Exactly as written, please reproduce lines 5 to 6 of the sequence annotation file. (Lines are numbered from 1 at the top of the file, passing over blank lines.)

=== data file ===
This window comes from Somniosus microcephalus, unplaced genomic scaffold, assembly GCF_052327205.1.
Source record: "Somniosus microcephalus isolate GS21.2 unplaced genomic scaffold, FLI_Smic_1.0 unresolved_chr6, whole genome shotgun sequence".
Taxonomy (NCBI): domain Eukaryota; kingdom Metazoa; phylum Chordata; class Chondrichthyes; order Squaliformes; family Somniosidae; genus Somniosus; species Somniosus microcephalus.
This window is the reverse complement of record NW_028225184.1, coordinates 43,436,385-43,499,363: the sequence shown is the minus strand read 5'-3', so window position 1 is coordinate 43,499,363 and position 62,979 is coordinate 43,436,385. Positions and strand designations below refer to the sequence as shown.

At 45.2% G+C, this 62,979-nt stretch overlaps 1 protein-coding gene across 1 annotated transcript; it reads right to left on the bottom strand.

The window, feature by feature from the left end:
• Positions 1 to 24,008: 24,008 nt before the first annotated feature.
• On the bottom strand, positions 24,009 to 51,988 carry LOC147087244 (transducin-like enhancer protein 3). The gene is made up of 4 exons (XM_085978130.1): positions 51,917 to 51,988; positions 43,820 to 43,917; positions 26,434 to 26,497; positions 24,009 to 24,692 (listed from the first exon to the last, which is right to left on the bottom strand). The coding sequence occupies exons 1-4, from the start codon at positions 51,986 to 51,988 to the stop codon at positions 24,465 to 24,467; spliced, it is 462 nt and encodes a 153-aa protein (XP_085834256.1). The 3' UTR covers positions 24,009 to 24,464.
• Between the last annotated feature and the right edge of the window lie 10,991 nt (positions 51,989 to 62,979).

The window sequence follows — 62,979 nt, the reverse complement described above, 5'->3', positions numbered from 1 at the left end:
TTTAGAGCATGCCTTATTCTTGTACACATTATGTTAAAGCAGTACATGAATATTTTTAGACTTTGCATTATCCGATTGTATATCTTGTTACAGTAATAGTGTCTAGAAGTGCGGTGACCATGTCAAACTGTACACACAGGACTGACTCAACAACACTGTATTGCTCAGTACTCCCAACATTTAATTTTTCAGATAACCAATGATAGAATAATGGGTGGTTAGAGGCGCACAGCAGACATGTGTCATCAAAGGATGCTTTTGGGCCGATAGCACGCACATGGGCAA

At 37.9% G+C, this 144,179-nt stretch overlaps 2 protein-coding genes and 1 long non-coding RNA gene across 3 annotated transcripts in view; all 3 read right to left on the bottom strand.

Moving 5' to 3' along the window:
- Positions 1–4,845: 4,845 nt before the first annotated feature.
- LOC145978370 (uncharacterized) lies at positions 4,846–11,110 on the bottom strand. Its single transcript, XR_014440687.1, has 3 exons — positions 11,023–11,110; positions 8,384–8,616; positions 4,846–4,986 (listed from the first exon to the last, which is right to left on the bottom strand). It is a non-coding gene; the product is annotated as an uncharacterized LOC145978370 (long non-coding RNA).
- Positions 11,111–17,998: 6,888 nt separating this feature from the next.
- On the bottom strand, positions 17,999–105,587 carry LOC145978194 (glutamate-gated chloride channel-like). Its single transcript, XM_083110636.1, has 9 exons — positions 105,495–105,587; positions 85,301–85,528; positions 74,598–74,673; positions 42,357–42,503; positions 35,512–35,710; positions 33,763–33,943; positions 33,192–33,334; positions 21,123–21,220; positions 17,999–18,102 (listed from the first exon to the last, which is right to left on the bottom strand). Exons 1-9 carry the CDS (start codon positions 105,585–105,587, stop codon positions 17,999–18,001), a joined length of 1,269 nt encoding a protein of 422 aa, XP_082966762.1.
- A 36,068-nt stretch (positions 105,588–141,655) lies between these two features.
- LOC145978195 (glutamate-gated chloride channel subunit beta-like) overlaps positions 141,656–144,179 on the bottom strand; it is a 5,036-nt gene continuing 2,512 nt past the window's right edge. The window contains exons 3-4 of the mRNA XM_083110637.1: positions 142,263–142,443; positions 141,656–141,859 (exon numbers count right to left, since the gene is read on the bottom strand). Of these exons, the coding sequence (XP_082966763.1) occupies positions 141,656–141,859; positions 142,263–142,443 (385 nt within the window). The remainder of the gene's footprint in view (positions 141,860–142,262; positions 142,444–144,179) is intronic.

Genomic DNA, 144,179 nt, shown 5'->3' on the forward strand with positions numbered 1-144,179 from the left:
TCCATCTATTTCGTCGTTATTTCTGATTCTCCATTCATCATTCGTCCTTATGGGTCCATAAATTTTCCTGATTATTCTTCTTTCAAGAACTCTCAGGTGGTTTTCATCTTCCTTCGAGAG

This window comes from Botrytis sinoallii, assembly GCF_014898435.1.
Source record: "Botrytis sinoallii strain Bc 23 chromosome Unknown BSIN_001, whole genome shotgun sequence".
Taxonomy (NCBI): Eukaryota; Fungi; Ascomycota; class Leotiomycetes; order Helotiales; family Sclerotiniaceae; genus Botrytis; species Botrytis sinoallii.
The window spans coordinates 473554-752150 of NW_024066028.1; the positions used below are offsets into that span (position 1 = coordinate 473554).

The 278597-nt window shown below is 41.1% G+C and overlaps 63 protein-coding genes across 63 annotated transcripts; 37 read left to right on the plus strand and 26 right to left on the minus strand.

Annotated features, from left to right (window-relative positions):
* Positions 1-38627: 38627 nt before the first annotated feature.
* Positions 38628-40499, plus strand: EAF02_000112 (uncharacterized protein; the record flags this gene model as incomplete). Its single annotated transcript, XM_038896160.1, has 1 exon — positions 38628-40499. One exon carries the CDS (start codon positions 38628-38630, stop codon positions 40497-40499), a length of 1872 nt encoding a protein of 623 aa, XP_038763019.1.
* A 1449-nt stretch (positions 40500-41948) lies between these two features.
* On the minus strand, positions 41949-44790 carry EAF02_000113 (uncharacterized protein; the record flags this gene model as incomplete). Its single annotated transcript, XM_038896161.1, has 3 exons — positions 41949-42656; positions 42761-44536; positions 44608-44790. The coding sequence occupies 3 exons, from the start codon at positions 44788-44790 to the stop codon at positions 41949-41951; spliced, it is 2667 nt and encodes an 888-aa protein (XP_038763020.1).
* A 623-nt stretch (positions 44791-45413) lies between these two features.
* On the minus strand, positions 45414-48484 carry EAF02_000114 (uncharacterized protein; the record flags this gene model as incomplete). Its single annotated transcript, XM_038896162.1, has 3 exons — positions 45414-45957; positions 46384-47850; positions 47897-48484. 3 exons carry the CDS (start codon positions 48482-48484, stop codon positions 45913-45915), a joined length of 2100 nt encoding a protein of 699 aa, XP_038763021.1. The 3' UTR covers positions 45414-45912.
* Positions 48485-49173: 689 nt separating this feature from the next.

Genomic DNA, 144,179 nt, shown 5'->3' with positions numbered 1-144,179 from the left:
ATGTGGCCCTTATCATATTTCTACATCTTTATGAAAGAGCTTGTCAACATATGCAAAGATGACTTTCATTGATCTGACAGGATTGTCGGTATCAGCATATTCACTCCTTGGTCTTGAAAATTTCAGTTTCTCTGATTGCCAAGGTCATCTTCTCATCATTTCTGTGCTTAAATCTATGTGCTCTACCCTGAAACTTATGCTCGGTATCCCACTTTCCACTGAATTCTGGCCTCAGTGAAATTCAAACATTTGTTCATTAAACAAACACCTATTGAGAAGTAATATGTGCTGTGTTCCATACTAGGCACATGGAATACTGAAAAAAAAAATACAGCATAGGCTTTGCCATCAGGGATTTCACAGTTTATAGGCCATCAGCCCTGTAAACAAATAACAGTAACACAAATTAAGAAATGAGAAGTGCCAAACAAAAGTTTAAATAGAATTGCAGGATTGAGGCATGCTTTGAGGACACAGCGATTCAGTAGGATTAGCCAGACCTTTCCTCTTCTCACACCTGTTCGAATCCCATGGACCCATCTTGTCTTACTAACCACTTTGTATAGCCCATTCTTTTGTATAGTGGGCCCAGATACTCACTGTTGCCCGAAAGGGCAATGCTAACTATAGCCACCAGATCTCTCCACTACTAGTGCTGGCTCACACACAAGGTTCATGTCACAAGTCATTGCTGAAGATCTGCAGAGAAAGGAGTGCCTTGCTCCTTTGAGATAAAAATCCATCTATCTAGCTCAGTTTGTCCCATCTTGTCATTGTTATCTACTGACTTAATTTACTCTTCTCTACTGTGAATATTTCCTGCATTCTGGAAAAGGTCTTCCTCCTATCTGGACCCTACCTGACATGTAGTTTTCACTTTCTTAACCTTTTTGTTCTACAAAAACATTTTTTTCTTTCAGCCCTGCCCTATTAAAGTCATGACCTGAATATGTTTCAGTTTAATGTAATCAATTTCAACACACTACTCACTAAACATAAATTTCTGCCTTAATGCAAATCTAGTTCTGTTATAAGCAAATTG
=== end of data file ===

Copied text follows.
At 45.2% G+C, this 62,979-nt stretch overlaps 1 protein-coding gene across 1 annotated transcript; it reads right to left on the bottom strand.

The window, feature by feature from the left end: